In relation to the Syrian conflict's impacts on Lebanon, Al Jazeera reports that "Palestinians in Lebanon are struggling to secure their camps and stay out of the way of internal clashes in order to avoid being made scapegoats" (12 July 2013). Corroborating information could not be found among the sources consulted by the Research Directorate within the time constraints of this Response.
5. Treatment of Sunni Palestinians from Refugee Camps near Beirut by Hezbollah
Information on the treatment of Sunni Palestinians from refugee camps near Beirut by Hezbollah was scarce among the sources consulted by the Research Directorate.
The Professor stated that "in general, Sunnis in refugee camps near Beirut are treated well by Hizbullah, unless they are believed to be involved in anti-Hizbullah activities" (28 Nov. 2013). Corroboration could not be found among the sources consulted by the Research Directorate within the time constraints of this Response.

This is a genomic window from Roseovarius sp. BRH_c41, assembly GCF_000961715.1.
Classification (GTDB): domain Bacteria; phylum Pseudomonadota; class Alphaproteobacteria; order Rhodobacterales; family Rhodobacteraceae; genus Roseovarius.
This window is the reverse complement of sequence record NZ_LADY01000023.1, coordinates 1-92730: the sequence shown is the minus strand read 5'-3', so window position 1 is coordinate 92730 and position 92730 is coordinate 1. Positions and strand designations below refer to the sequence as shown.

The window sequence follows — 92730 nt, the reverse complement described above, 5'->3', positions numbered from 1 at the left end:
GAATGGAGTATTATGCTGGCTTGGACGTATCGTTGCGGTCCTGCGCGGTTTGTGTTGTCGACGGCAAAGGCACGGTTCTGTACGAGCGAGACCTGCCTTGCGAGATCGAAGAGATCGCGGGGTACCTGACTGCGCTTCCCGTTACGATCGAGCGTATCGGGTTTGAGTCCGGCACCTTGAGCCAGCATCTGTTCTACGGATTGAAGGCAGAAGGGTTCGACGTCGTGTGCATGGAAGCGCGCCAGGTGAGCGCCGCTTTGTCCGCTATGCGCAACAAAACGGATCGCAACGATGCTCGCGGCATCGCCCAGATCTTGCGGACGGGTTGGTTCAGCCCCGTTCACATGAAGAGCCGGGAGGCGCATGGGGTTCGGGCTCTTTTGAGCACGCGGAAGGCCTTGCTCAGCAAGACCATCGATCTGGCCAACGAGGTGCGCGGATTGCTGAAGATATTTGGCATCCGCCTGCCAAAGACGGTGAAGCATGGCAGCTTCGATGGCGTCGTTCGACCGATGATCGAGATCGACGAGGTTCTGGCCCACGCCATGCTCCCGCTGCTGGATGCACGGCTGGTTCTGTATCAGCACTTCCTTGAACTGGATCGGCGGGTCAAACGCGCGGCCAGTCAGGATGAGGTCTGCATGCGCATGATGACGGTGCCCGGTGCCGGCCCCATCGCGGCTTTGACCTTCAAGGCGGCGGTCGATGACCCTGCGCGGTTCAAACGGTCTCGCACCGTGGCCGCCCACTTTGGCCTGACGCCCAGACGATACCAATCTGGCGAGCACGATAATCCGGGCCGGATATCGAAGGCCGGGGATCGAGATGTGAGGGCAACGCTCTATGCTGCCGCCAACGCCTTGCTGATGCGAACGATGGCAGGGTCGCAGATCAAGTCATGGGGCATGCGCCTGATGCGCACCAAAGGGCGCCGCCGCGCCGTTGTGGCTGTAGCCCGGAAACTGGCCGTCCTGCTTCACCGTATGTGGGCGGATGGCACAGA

Al Jazeera reports that "to many Palestinians in Lebanon, Hezbollah is different from the rest of the country's political parties. Respected for its resistance against Israelis, the party has remained largely respected by those living in the camps" (5 July 2013). Corroboration could not be found among the sources consulted by the Research Directorate within the time constraints of this Response.
In reference to the Syrian conflict, the Washington Post states that in the Ain Helweh Palestinian refugee camp, near Sidon, "Palestinians in Lebanon largely sympathize with their fellow Sunnis in the Syrian opposition" and reportedly set fire to boxes of humanitarian aid supplies sent to the refugee camp by Hezbollah to protest Hezbollah's decision to send fighters to support the Syrian President (Washington Post 5 July 2013). According to the same source, as of July 5, 2013, the situation in Ain Helweh remains "tense" (ibid.).